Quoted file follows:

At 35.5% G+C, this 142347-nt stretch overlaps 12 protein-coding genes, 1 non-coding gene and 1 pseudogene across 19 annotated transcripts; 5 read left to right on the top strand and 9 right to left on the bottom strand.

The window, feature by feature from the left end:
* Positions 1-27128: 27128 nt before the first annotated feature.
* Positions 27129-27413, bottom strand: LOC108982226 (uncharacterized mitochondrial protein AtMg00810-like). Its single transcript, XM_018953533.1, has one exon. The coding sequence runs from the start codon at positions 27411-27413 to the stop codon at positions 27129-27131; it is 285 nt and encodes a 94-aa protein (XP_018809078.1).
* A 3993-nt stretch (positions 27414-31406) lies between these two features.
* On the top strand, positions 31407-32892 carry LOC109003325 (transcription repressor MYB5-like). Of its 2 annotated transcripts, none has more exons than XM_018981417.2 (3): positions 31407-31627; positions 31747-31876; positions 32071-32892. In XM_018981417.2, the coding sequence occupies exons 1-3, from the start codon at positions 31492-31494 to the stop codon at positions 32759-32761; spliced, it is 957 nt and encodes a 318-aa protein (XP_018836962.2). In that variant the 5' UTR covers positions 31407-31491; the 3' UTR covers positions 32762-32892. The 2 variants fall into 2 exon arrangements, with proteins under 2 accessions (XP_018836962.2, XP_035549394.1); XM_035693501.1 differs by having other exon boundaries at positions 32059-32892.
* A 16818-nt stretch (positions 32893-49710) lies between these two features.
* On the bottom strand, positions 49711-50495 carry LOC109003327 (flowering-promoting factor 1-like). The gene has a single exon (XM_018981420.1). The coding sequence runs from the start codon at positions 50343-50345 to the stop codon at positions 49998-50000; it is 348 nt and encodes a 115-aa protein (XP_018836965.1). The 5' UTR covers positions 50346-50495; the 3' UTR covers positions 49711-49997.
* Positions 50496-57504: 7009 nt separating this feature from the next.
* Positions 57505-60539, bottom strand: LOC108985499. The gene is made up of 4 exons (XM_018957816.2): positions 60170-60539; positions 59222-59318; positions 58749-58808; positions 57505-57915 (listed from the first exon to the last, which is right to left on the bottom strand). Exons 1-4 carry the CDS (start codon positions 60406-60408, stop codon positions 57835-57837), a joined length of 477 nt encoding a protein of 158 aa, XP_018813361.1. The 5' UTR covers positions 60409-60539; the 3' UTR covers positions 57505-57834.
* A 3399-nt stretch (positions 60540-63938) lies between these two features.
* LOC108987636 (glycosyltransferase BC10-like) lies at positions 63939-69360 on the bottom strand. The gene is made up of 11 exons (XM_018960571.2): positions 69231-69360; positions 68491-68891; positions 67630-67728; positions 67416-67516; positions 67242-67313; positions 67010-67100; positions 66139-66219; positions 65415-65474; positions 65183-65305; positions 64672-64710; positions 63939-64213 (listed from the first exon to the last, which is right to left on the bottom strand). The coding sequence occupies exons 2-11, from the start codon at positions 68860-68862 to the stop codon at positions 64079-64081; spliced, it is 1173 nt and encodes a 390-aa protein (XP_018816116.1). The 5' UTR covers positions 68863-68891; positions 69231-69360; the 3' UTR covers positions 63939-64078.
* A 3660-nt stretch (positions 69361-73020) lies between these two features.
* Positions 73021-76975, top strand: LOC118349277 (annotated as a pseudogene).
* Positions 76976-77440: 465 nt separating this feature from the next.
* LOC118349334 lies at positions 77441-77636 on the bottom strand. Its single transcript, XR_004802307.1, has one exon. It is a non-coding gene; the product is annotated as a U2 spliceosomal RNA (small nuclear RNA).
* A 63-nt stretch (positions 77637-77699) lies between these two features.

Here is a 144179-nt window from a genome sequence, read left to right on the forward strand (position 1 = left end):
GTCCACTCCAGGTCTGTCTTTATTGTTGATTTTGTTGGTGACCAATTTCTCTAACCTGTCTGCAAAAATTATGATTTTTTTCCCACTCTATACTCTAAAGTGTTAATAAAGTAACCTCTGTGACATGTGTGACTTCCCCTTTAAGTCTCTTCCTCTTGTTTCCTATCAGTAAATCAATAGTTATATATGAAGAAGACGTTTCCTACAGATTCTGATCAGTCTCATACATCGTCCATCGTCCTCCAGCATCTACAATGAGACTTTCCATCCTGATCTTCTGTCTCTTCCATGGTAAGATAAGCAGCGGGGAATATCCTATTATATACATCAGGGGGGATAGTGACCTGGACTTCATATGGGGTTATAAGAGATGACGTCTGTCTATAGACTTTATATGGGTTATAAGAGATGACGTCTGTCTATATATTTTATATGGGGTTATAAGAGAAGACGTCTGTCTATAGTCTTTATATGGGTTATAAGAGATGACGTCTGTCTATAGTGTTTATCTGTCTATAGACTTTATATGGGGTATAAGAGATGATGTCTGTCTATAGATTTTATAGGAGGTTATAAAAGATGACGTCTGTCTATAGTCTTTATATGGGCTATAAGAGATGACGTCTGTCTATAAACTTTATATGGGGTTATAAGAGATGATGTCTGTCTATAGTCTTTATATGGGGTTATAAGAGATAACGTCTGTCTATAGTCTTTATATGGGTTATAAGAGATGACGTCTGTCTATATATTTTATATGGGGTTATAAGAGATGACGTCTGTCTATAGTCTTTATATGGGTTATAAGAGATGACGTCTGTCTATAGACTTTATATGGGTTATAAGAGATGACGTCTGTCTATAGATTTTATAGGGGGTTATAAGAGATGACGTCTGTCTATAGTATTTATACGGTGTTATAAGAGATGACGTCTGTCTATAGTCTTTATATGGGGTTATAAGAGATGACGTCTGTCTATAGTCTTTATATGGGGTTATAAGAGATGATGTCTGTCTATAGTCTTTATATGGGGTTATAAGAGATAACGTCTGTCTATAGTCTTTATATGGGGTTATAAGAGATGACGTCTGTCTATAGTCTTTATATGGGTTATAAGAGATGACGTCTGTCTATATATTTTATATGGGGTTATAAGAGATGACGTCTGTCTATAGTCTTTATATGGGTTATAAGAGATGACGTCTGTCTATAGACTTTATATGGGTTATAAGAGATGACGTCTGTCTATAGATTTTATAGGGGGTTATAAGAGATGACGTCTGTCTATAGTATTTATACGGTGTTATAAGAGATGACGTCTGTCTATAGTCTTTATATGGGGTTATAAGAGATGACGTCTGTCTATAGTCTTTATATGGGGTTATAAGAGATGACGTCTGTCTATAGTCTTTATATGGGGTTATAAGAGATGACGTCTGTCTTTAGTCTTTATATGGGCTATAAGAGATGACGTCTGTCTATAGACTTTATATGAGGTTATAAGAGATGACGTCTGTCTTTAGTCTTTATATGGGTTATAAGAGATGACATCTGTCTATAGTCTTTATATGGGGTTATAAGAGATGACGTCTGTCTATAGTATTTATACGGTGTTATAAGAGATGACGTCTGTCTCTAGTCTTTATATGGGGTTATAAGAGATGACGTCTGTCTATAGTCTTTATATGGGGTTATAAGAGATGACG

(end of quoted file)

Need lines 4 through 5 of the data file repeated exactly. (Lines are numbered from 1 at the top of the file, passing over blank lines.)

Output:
* Positions 27129-27413, bottom strand: LOC108982226 (uncharacterized mitochondrial protein AtMg00810-like). Its single transcript, XM_018953533.1, has one exon. The coding sequence runs from the start codon at positions 27411-27413 to the stop codon at positions 27129-27131; it is 285 nt and encodes a 94-aa protein (XP_018809078.1).
* A 3993-nt stretch (positions 27414-31406) lies between these two features.